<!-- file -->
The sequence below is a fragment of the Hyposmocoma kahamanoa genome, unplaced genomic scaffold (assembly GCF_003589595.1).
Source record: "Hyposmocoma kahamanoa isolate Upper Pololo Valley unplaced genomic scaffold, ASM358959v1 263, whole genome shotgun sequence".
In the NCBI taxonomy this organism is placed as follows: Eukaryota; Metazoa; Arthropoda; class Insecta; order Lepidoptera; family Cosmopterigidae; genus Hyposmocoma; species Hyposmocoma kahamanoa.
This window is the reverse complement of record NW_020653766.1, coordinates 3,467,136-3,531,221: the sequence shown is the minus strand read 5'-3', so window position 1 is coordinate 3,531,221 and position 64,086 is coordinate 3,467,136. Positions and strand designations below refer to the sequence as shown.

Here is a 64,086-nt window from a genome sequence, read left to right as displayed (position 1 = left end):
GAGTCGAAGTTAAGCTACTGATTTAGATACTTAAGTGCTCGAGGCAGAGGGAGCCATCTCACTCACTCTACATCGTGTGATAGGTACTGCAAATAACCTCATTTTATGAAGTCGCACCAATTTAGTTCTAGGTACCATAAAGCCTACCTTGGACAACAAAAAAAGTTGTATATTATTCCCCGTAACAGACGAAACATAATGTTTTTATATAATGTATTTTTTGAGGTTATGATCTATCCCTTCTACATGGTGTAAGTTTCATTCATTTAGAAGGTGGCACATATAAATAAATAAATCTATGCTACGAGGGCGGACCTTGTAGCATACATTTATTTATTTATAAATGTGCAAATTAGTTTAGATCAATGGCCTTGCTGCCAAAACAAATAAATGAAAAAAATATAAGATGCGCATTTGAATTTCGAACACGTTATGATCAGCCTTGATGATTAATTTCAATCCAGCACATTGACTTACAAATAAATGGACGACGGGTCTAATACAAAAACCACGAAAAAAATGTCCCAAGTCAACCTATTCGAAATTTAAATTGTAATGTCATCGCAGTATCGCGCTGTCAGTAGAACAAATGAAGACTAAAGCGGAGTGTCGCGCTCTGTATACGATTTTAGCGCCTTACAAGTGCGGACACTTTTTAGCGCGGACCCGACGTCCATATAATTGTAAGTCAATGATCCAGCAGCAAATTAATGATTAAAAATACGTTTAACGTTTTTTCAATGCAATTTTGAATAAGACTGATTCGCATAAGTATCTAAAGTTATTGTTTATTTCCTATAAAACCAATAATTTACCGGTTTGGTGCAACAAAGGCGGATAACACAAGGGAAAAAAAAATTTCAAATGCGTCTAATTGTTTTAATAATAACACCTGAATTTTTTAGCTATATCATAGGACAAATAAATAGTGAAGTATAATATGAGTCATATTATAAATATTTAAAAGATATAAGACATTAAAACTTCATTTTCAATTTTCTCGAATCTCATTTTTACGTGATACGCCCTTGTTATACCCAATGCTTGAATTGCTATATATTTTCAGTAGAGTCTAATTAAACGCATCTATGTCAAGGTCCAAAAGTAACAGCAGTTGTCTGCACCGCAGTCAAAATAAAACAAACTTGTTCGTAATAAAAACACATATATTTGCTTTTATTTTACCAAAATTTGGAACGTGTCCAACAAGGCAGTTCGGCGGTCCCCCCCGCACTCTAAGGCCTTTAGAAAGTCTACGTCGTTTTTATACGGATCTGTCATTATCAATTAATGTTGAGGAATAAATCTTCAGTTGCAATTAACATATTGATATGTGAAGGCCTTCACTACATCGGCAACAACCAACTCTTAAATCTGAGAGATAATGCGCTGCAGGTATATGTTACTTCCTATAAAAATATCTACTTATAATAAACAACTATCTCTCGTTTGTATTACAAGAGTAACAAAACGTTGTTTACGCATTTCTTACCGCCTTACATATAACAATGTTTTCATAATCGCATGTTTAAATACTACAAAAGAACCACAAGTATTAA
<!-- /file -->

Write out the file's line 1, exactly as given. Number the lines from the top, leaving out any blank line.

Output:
The sequence below is a fragment of the Hyposmocoma kahamanoa genome, unplaced genomic scaffold (assembly GCF_003589595.1).